The attitude, value system and behaviour of the urban rich students indicate that the education imparted by the schools have not succeeded to a great extent in instilling in the students the values that make them humane. They are very much influenced by the cutthroat competition, individualism and consumerism that they see all around. Hence besides making the students aware of the socio-economic and political situation of the country, the students from the rich and middle class are to be given opportunities for interacting with the students from the poor sections and rural areas so that both will be able to learn from each other. Creating awareness in the students about the inequalities in the society and the reasons for it and motivating them to work for an egalitarian society should be part of value education. This will turn those who are rich in wealth also being rich in humanity.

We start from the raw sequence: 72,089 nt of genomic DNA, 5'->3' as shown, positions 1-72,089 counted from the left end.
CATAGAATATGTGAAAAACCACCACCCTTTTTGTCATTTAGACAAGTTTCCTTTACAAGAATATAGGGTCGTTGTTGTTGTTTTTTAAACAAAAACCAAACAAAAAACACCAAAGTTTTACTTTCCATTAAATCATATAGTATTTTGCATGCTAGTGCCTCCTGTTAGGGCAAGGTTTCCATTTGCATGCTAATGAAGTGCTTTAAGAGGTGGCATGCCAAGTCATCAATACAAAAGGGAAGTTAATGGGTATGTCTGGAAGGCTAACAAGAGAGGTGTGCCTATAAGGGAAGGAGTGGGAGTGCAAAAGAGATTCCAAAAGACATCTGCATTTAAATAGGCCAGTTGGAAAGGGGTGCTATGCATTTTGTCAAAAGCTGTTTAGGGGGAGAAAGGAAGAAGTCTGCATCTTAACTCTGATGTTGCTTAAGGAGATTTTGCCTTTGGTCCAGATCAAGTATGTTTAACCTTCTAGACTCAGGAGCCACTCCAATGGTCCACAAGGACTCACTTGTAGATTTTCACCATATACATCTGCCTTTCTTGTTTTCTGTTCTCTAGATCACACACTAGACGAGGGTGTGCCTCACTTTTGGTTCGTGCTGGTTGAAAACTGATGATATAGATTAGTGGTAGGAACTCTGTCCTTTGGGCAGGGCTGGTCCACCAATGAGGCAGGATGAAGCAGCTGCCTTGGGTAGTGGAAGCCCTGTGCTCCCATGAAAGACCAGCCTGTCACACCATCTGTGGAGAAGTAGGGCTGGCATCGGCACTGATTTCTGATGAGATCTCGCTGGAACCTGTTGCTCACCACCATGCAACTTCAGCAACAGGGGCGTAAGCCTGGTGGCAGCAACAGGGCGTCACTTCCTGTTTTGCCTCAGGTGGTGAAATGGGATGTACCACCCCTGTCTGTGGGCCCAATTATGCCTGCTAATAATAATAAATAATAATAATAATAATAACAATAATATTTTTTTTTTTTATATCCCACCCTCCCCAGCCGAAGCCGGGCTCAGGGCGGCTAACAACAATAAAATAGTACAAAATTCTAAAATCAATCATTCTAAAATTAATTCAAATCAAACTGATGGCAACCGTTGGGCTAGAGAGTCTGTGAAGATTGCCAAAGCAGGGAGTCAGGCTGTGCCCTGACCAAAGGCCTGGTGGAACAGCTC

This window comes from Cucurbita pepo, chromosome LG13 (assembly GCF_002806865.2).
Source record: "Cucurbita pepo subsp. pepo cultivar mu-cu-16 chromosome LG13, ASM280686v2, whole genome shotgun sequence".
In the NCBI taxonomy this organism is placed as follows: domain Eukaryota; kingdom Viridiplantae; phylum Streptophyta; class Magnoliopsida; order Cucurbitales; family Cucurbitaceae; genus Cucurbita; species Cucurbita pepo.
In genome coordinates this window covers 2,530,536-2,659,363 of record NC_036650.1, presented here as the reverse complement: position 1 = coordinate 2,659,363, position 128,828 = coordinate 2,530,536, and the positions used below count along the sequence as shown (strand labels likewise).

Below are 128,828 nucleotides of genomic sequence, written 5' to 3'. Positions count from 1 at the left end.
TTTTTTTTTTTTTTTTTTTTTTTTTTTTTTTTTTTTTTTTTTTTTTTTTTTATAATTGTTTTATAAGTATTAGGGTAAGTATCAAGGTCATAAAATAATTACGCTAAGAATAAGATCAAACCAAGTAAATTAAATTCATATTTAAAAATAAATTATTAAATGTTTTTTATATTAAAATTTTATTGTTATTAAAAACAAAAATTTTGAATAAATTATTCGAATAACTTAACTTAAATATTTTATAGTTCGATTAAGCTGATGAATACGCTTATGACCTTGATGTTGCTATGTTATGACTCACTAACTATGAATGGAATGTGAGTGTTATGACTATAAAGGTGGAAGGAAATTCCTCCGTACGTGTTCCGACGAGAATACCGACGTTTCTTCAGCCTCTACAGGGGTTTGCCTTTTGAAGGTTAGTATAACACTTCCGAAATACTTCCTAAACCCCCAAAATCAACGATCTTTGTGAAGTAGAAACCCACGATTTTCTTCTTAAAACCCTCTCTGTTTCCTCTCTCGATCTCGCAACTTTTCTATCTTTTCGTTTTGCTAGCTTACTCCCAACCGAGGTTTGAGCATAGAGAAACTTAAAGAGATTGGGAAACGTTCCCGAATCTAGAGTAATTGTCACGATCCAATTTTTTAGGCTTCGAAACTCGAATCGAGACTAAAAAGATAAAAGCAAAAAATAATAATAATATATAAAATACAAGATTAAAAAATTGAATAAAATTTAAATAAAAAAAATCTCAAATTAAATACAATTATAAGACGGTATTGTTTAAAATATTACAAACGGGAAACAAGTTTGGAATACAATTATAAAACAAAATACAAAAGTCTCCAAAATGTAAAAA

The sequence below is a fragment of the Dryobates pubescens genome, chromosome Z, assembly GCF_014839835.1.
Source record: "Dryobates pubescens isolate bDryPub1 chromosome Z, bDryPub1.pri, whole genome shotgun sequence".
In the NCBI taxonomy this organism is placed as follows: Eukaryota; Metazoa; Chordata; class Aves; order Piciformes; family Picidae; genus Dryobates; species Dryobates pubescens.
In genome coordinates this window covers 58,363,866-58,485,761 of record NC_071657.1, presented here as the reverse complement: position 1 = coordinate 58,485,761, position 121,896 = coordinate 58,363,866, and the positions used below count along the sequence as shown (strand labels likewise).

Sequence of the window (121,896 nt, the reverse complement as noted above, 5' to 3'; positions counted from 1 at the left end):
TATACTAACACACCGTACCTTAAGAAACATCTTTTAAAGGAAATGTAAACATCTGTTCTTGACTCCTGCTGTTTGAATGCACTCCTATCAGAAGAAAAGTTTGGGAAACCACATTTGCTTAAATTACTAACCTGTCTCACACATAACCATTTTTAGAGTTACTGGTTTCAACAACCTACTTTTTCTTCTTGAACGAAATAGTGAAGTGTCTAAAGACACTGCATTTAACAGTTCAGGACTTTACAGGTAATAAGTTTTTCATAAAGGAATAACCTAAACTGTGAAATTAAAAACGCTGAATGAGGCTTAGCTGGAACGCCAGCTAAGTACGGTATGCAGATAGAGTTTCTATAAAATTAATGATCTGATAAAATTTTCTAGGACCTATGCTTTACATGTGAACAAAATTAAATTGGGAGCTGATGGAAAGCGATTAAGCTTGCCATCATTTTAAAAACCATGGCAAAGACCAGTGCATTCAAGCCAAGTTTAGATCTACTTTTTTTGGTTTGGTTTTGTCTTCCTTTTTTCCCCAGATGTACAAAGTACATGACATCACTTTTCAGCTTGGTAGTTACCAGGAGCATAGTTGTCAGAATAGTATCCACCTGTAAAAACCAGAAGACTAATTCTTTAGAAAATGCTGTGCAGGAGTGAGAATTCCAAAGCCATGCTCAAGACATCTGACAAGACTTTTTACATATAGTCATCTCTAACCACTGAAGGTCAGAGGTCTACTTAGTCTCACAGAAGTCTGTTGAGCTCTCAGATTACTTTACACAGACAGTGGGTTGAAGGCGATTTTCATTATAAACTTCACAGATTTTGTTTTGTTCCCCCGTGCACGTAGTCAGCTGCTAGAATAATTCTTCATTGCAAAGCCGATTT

(Published on 01st October 2018, Volume XXX, Issue 40)